Long road ahead. Lebanon has one of the highest debt ratios in the world, and in March it defaulted on its loans for the first time. On Thursday, the Lebanese government approved a rescue plan to overhaul the economy and lay the groundwork for negotiating a bailout package with the International Monetary Fund. “If we get [IMF support], and God willing we will, it will help us to pass through this difficult economic phase, which could be three, four, or five years,” Diab said.

An IMF loan is widely seen as Lebanon’s only way out of what Diab has called economic “free fall.” The country is expected to ask for $10 billion, but the final amount will be subject to negotiation with the IMF, Diab said on Thursday. IMF loans usually come with strings attached, however, and those could necessitate unpopular fiscal reforms—leading to further political uncertainty.


What We’re Following

Bolsonaro’s woes. On Monday, Brazil’s supreme court authorized an investigation into alleged corruption and obstruction of justice by right-wing President Jair Bolsonaro after the respected Justice Minister Sérgio Moro stepped down. In his resignation speech Moro accused Bolsonaro of firing the head of the federal police to hamper ongoing investigations into members of his family. The investigation authorized by the supreme court is the biggest political challenge yet for Bolsonaro, who was elected in 2018 on an anti-corruption platform.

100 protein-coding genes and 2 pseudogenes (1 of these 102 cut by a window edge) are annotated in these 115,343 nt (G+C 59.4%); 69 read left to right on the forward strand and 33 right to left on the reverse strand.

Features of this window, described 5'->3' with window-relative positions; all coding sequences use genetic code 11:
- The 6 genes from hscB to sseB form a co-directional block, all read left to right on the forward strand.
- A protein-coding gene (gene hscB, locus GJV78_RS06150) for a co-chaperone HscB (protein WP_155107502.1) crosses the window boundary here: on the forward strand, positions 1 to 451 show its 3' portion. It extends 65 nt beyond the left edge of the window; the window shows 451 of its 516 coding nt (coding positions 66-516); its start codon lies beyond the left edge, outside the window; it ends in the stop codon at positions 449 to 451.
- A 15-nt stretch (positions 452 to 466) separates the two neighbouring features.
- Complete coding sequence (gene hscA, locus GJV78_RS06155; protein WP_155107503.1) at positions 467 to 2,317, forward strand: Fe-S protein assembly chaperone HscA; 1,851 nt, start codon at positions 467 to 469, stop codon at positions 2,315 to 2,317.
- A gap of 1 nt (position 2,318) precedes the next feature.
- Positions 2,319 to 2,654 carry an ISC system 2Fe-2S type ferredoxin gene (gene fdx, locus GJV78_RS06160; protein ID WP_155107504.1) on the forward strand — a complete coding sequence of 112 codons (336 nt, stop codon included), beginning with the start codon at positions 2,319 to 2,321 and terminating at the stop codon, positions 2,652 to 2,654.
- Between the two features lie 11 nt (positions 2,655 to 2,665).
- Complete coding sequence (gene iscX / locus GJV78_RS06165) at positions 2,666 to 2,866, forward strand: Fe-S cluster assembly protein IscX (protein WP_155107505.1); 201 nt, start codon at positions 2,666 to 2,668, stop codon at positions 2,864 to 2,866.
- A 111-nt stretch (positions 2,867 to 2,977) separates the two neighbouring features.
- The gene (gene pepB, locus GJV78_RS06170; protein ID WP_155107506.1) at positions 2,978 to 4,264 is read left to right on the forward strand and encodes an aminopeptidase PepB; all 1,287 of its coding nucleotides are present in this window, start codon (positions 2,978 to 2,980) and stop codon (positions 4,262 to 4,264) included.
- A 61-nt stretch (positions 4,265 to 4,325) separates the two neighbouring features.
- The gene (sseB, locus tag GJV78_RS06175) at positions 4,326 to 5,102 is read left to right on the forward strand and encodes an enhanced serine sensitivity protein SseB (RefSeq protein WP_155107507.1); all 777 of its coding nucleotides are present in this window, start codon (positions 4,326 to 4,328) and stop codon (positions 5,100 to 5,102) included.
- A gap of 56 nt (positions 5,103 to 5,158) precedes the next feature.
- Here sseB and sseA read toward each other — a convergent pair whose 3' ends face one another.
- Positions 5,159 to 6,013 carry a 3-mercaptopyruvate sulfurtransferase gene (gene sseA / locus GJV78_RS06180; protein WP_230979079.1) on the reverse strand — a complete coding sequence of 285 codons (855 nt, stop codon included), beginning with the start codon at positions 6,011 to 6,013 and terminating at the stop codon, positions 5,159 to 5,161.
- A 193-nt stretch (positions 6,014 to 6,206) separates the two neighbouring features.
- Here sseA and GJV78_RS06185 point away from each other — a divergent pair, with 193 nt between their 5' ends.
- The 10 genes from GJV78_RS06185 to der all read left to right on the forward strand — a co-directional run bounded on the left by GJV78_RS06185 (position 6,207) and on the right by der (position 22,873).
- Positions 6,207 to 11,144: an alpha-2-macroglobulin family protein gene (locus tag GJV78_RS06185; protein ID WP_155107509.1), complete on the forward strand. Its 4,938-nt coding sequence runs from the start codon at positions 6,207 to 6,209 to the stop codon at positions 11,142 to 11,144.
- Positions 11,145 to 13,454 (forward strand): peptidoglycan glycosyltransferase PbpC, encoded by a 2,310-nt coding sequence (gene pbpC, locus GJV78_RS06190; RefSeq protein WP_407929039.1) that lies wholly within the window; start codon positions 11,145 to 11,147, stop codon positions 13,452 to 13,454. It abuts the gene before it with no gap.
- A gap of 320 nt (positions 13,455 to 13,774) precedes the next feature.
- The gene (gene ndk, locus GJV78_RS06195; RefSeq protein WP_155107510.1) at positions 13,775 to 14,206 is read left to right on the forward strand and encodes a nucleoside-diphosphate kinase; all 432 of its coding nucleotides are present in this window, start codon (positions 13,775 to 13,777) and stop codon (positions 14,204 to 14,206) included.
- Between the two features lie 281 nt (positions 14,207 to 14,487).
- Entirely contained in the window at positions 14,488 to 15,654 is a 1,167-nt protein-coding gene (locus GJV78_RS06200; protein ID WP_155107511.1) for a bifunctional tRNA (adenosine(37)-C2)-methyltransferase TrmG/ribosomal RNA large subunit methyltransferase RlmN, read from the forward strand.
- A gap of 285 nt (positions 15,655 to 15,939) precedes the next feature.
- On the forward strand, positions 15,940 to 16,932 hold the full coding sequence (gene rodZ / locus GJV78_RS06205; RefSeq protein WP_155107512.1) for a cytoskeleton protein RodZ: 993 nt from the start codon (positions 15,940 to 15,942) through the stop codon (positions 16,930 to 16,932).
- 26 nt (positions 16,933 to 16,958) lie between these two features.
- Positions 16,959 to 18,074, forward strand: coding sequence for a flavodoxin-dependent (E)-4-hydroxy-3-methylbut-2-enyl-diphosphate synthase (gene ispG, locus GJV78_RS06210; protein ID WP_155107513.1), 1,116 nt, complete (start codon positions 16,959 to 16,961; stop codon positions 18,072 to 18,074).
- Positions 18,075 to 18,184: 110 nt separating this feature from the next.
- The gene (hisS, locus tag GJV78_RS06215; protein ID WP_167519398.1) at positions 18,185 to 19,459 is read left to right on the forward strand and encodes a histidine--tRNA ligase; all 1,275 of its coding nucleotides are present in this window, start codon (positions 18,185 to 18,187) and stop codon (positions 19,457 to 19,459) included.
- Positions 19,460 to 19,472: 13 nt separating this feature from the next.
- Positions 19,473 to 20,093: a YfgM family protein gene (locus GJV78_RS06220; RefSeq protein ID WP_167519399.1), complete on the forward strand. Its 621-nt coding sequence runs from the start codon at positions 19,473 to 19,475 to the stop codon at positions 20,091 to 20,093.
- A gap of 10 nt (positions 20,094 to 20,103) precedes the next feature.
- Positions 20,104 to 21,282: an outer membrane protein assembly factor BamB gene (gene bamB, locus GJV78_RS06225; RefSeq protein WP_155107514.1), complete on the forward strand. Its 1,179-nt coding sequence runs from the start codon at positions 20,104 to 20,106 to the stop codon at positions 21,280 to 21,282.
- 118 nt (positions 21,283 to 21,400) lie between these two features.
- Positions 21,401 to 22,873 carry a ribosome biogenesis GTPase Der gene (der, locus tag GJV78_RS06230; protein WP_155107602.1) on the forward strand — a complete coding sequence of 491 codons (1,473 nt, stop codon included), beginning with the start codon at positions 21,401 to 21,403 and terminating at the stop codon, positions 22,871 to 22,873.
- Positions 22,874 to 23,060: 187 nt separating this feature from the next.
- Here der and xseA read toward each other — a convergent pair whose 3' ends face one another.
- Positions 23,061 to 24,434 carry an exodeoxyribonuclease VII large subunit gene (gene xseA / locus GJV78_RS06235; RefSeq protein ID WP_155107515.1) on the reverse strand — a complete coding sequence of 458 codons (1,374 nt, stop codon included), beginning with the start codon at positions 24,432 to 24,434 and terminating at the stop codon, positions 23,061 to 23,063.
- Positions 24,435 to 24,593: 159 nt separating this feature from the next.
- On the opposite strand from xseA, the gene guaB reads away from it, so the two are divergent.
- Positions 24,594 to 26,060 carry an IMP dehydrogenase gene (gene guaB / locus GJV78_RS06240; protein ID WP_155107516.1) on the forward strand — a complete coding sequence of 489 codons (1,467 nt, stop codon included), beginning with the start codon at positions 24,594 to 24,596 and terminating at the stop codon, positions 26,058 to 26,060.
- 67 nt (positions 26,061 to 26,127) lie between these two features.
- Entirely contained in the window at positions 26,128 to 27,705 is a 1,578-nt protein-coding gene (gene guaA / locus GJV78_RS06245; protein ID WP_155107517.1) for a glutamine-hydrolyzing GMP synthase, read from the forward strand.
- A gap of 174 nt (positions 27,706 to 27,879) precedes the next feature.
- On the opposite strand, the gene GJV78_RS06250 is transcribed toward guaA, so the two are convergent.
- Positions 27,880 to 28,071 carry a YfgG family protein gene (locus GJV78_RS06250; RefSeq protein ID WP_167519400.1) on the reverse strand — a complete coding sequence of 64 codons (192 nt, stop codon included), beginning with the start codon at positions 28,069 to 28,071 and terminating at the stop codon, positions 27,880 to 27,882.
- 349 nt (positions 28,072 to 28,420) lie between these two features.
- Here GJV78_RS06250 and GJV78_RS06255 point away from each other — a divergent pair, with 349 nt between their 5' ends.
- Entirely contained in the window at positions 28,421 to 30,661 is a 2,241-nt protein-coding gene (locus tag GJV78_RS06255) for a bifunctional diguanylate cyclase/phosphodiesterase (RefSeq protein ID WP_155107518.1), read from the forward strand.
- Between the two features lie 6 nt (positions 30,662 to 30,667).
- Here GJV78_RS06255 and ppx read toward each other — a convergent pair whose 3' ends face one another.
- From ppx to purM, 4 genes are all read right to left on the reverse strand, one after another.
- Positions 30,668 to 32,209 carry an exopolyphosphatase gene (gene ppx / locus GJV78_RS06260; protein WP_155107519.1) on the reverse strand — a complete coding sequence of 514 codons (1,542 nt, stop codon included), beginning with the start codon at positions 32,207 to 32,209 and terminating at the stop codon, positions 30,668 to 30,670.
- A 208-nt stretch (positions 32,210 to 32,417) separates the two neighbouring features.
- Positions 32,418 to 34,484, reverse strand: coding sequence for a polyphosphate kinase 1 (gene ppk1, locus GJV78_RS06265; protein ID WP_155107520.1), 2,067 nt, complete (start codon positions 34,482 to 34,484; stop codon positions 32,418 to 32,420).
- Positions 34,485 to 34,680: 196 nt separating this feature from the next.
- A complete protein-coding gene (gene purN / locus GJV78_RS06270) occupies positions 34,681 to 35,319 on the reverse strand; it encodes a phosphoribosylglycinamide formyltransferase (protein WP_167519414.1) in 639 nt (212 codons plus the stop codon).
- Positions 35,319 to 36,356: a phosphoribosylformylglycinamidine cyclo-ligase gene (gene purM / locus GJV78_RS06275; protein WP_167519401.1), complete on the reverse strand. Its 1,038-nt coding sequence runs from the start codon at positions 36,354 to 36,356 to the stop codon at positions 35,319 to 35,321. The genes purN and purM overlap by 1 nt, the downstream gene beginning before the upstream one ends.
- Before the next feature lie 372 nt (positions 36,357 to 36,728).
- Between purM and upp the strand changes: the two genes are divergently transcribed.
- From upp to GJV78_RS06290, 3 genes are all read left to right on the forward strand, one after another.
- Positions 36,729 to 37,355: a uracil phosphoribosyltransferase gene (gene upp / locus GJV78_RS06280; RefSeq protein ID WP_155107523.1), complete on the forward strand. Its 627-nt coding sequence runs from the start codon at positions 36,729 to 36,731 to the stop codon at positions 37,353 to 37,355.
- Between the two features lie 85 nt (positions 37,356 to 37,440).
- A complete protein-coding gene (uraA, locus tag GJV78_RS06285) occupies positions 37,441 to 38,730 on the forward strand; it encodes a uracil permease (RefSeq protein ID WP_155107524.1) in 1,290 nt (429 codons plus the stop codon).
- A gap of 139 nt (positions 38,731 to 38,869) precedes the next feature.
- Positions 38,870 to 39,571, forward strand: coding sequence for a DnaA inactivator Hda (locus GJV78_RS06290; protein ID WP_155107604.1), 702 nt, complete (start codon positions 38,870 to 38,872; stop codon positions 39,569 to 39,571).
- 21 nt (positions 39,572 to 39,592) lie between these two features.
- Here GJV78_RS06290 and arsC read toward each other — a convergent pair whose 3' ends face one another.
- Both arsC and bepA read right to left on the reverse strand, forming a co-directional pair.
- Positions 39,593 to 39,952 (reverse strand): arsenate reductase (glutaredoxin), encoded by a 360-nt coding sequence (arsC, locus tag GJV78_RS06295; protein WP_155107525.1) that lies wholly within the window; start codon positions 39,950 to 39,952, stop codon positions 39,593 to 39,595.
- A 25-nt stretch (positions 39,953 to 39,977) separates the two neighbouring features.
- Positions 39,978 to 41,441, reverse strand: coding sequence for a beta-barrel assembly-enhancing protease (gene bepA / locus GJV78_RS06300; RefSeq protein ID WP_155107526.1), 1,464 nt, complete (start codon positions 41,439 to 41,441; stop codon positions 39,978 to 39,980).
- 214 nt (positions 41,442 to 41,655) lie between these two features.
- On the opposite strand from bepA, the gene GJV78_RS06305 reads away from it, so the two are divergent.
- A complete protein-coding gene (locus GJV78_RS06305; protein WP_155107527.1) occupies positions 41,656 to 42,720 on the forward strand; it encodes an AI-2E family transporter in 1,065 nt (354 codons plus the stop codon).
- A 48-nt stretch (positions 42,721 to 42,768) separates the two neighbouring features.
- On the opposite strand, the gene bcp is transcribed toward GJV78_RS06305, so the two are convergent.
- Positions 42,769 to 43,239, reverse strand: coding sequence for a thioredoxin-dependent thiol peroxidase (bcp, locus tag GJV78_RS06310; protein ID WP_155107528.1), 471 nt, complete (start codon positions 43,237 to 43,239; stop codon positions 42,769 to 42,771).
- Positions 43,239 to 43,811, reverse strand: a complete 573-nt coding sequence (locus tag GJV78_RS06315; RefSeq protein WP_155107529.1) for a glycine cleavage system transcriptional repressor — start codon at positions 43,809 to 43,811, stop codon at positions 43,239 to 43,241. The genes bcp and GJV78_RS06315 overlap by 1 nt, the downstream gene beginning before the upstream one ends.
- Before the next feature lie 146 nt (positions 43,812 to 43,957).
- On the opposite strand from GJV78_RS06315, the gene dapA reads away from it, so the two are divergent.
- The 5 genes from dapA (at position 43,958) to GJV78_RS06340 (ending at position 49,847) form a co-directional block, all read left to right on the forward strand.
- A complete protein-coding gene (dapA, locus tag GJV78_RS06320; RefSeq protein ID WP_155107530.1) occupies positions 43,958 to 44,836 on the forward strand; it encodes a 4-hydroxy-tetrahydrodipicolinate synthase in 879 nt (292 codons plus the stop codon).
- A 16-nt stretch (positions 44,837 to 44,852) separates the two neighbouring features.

Rodrigo Maia, the speaker of the lower house of Brazil’s National Congress, has so far held off calls for impeachment—but he has called for a full investigation. Brazilians are divided on the question of impeachment, but that could change as Brazil heads toward a recession and grapples with Latin America’s worst coronavirus outbreak, spurred in part by Bolsonaro’s own denialism over the virus.

El Salvador’s crackdown. El Salvador’s government has launched a brutal crackdown against imprisoned gang members after President Nayib Bukele said that a recent spike in homicides had been orchestrated by those already behind bars. Gang leaders have been placed in solitary confinement, while rival gang members have been placed in the same cells in a bid to prevent gangs from communicating, a move that Human Rights Watch warns could spark prison riots.